Investing for Change
Veteran investor Jeremy Grantham (Grantham Foundation for the Protection of the Environment) talks about his almost $1 billion AUM enterprise. He is a big feature in this issue, with the focus on climate change (a variety of issues in focus).
Investing in sustainable bonds — a better way to go? The writer Amey Stone explores that approach. Maybe a better way to go to get started, with munis vs. equities.
Slow to Market
There are 200+ sustainable mutual funds available to investors, many from well-known bold print names on Wall Street — so where are the ETFs? Abby Schultz writes about this. She finds sustainability-focused ETFs generally too small, too new, and too expensive to recommend. The writer notes “this won’t be the case for long.”
That’s an encouraging call for action to BlackRock, MSCI, Vanguard, Clearbridge, Eaton Vance, and other marketers of Exchange Traded Funds.
Derelict Proxy Voters
Lewis Braham talks about the proxy voting patterns of fiduciaries, and why the way a sustainable fund invests is only a part of the overall rating story. The mutual fund advisors (the folks who run the funds) are not doing a very good job of holding corporate boards and managements accountable at proxy voting time is the underlying theme. This is a must-read for investors.
Barron’s sister publication is The Wall Street Journal; the company also publishes MarketWatch. According to the publisher’s statement, the Barron’s print magazine has about 300,000 subscribers each week in 2017.
Takeaways For Corporate Managers From The G&A Institute Team
- Barron’s content very often moves the markets. Members of the G&A Institute team live in Wall Street commuter communities; we see coffee shop copies fly off the shelf on Saturday mornings. The publication is frequently quoted in other media serving investor and corporations. Listen for the mention of the story among your colleagues.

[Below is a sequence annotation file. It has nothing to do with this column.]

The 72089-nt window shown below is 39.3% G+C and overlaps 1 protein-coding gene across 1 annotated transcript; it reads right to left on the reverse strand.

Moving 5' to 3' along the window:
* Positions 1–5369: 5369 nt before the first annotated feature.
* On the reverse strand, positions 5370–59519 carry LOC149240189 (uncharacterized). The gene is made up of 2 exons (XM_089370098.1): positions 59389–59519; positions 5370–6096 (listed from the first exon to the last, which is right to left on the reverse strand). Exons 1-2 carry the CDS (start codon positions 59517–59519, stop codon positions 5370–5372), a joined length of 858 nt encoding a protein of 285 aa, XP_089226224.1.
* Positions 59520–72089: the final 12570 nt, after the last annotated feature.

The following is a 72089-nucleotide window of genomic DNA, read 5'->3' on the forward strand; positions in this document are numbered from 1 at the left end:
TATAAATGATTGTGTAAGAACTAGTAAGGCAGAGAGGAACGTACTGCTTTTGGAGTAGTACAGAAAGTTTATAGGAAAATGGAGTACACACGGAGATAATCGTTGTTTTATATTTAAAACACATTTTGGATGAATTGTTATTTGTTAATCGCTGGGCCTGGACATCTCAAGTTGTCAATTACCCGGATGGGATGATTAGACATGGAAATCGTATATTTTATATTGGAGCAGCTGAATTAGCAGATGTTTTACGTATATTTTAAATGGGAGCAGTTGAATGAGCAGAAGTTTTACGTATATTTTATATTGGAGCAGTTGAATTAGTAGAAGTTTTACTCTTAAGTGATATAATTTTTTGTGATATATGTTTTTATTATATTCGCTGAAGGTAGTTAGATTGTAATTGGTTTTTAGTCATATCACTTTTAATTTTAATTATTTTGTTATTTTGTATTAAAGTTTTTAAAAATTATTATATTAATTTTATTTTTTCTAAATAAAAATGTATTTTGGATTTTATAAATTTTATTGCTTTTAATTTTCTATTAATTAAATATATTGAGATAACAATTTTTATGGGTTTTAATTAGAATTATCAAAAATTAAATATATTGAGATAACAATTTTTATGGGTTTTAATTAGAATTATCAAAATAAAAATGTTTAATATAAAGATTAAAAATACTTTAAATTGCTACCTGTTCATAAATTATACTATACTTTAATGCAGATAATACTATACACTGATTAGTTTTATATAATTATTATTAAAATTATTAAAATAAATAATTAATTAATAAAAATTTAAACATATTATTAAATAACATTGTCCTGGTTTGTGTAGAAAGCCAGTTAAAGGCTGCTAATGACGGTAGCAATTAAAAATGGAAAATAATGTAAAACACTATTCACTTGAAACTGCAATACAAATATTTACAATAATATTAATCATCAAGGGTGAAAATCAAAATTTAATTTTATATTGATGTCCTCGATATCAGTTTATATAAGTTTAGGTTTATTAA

- Tune in to Barron’s ongoing coverage now of the uptake of ESG metrics and analytic tools by asset owners and the managers they hire (internally and external firms).
- When scanning the stockholder list, look for mutual fund holders at the top 10, 20, 50 ranking. Are sustainable funds (as ranked by Morningstar) among those institutions on the list? Look for names like Vanguard, BlackRock, Dodge & Cox, Janus, Oakmark, Allianz, Goldman Sachs, Franklin, Federated, American Century. All of these are advisory firms that have ESG Top 50 ranking by Morningstar. (“The Most Sustainable Mutual Funds.”)
- CEOs quoted in the various Barron’s articles on the importance of corporate sustainability / sustainable investing include: Bob Iger – Disney, and Brian Moynihan – Bank of America. Their perspectives would be good to share with your CEO.
- Investor capital is the biggest driver of corporate behavior, notes Jeff Gitterman of Gitterman Wealth Management in Barron’s. If [client] demand is there [for products], the advisor community is behind us.
- If top management / and-or board / or both is not yet convinced of the importance of corporate sustainability, the company’s ESG strategies and performance to investors, get a copy of Barron’s current issue and share content inside the enterprise. There are many market experts quoted, many sustainable mutual fund examples shared, in this issue.